Mo says:

Monday, April 7, 2014

Le Week-End (2013)

Director: Roger Michell. Cast: Lindsay Duncan, Jim Broadbent, Jeff Goldblum. 93 min. Rated R. UK/France. Comedy/Drama.

An old couple spend their "unplanned" anniversary weekend in Paris: the man has the lifetime habit of telling the sarcastic truth, and the woman isn't sure spending 30 years of her life with this man was a very good idea. Sound familiar? It's the Before Sunrise/Sunset/Midnight version of an old couple, and the viewer tries to predict whether the two will still be together by the end of the movie. But the screenplay assures the movie is above and beyond that. Watch this with a group; you'll be thinking/discussing the significance of honesty and devotion ... in your own marriage.

Mo says:

Saturday, April 5, 2014

Captain America: The Winter Soldier (2014)

Director(s): Anthony Russo, Joe Russo. Cast: Chris Evans, Samuel L. Jackson, Scarlett Johansson, Robert Redford, Sebastian Stan, Anthony Mackie, Cobie Smulders, Emily VanCamp, Frank Grillo, Toby Jones, Garry Shandling, Jenny Agutter, Stan Lee. 136 min. Rated PG-13. Action/Adventure/Sci-Fi.

Now this is how a superhero movie should be. Full of high-stake action, sprinkled with both humorous and tragic moments and numerous surprises, with a newly-introduced breathtaking villain, and the hero going through a personal dilemma: Am I fighting for the right side? The theme of the protagonist's employer selling him out to dark forces, happening in multiple recent franchises (Batman in TDKR, James Bond in Skyfall), is perfected here. There's even an origin story of a new superhero, and isn't Robert Redford's stamp of approval considered a sign of merit? It's as good or even better than The Avengers.

PS: " 'The path of the righteous man ...' Ezekiel 25:17 ", on a tombstone. Loved it.

PSS: Pantea and Ali, thanks. Wonderful time.

Mo says:

Friday, April 4, 2014

The Immigrant (2013)

Director: James Gray. Cast: Marion Cotillard, Joaquin Phoenix, Jeremy Renner. 120 min. Rated R. Drama.

New York, 1920s. Two Polish sisters land in Ellis Island; one is held in quarantine for tuberculosis, and the other (Cottilard) struggles as a prostitute to pay for her treatment. With Darius Khondji's beautiful sepia-colored cinematography portraying a "Dickens-in-NYC" story, this film will dissipate any rosy picture you had of immigrants coming to Ellis Island to build their lives in the land of dreams. Don't expect any sophisticated twist, because the simple story and incredible performances by Cotillard and Phoenix are compelling enough. Makes you wish they made more movies like this.

PS: Thank you, Maryam, for the great recommendation of this otherwise obscure film.

Mo says:

Thursday, April 3, 2014

Divergent (2014)

Director: Neil Burger. Cast: Shailene Woodley, Theo James, Kate Winslet, Zoë Kravitz, Ashley Judd, Miles Teller, Tony Goldwyn, Maggie Q, Mekhi Phifer. 139 min. Rated PG-13. Action/Sci-Fi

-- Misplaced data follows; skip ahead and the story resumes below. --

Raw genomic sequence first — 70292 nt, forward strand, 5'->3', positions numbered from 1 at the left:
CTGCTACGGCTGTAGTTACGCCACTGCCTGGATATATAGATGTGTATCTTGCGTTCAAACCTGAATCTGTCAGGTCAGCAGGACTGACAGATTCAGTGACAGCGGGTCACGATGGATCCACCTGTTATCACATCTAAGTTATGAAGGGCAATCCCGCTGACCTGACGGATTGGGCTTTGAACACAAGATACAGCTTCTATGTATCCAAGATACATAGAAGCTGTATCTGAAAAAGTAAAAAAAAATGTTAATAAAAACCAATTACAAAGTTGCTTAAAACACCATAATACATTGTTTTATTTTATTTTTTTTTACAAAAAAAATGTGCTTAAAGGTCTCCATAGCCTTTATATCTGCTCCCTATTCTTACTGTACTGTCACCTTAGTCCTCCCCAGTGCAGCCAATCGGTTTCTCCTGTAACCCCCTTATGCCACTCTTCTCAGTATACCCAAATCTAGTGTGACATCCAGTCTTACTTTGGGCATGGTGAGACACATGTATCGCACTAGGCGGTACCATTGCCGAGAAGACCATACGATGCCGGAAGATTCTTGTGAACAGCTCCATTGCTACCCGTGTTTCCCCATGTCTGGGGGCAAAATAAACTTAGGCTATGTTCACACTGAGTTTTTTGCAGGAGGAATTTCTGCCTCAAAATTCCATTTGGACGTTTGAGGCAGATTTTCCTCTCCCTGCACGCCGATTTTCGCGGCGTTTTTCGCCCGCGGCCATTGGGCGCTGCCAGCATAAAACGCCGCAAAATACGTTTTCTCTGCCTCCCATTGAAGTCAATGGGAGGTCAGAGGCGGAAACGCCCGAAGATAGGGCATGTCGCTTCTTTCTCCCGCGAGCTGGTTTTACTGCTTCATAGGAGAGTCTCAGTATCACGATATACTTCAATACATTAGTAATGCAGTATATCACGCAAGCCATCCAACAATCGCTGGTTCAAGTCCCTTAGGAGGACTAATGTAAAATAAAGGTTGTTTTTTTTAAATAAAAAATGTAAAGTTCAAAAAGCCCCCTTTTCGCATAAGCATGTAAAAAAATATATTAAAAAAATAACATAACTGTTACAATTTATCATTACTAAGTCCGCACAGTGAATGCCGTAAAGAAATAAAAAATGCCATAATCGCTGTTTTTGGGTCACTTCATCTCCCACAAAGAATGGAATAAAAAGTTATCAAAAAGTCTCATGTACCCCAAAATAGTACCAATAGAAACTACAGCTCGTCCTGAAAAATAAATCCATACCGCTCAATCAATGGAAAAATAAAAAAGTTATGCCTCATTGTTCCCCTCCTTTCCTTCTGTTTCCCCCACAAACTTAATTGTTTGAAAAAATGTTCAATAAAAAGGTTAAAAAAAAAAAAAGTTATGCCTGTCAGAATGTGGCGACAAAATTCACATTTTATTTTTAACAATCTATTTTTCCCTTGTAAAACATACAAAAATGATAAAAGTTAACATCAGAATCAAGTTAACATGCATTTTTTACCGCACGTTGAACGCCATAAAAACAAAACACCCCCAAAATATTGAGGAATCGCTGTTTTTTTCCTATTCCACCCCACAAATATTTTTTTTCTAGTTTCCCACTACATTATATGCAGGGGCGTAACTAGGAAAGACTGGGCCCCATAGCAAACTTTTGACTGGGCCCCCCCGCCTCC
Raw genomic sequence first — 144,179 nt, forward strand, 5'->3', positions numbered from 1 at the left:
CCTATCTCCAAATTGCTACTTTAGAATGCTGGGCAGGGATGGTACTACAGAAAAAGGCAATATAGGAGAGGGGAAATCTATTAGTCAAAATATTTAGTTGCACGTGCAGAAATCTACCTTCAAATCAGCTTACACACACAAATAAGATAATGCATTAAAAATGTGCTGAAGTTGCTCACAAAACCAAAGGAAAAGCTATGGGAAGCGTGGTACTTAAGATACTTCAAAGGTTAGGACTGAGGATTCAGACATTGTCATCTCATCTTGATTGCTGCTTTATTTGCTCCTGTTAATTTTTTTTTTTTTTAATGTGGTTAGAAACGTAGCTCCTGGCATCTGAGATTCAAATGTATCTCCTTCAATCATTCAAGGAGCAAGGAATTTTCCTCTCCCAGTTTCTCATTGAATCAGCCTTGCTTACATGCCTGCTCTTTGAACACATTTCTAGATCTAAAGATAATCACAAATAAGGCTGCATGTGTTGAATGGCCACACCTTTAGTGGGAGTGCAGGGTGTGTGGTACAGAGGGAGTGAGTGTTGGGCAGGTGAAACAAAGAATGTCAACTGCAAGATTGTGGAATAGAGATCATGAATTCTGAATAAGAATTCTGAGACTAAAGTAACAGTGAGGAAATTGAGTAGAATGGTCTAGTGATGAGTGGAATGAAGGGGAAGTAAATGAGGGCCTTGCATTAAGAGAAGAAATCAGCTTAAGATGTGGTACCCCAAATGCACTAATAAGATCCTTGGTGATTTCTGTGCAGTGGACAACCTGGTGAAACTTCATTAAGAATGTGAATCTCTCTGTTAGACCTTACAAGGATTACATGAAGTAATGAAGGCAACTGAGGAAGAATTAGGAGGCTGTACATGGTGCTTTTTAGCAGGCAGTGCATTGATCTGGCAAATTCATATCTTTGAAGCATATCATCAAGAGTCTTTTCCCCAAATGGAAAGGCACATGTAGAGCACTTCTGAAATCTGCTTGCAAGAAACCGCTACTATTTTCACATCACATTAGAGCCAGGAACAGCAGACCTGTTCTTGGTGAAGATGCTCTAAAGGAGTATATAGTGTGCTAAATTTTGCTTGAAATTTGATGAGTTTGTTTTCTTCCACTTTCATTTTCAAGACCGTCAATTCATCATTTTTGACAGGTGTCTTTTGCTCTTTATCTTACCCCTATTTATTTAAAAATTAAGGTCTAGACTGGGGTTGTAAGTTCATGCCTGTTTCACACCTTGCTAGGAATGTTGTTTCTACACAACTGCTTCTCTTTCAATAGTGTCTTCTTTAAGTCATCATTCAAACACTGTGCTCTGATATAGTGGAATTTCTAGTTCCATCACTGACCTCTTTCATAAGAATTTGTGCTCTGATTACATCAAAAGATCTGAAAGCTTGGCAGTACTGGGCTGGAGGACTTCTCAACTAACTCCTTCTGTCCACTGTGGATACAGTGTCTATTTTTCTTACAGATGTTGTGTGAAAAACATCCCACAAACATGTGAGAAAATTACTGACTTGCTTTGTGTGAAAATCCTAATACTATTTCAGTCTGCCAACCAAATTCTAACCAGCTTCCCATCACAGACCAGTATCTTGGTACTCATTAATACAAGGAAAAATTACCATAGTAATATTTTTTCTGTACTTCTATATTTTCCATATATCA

Overlong Hunger Games lookalike, by a director who doesn't dare a personal touch and just goes with the mainstream Hollywood flow, spiced with some Lenny Kravitz nepotism ("Daddy! You were in The Hunger Games, so why can't I be in this?!"), mainly about training teenagers for combat. Believe it or not, it takes almost two hours for the training to end and the story to start. It's a movie that from the very opening credits you feel it's mediocre. Disappointing turn by the director of somewhat interesting movies such as Limitless and Interview with the Assassin. A very borderline So-so.

Mo says:

Wednesday, April 2, 2014

Blue Caprice (2013)

Director: Alexandre Moors. Cast: Isaiah Washington, Tequan Richmond, Tim Blake Nelson. 93 min. Rated R. Biography/Crime.

The 2002 D.C. snipers, and their "father-son" relationship: how John Muhammad, the loner with a restraining order from his children, recruited teenage Lee Malvo and brainwashed him to take out random targets during a three-week terror spree. The slow-paced but well-directed film is wise at not focusing on the shootings per se, and rather on how bizarre ideologies gain momentum from scattered social roots. But at the end, I didn't learn anything interesting about the nature of these individuals, and the point of making a movie about them was lost upon me. But again, maybe that's exactly the point.

Mo says:

Tuesday, April 1, 2014

Snowpiercer (2013)

Director: Joon-ho Bong. Cast: Chris Evans, Tilda Swinton, Jamie Bell, John Hurt, Octavia Spencer. 126 min. Rated R. South Korea/USA/France/Czech Republic. Action/Drama/Sci-Fi.

To fight global warming, a gas is dispersed in the atmosphere; a plan which backfires, and freezes all life on Earth - except for the inhabitants of a high-speed perpetual-motion train, the "Snowpiercer". The Hollywood debut of Korean director Bong is the most intelligent combination of sci-fi, high-octane action, and thought-provoking sociopolitical theories since The Matrix. If you had the chance to bring down an entire world whose sole fuel is corruption (i.e., our own world), would you do so, and end your own existence? Mark my words: this will become a turning point upon its US release in June.

PS: Ali S., you hold the record for directing me towards three movies that scored a MoMagic!

Mo says: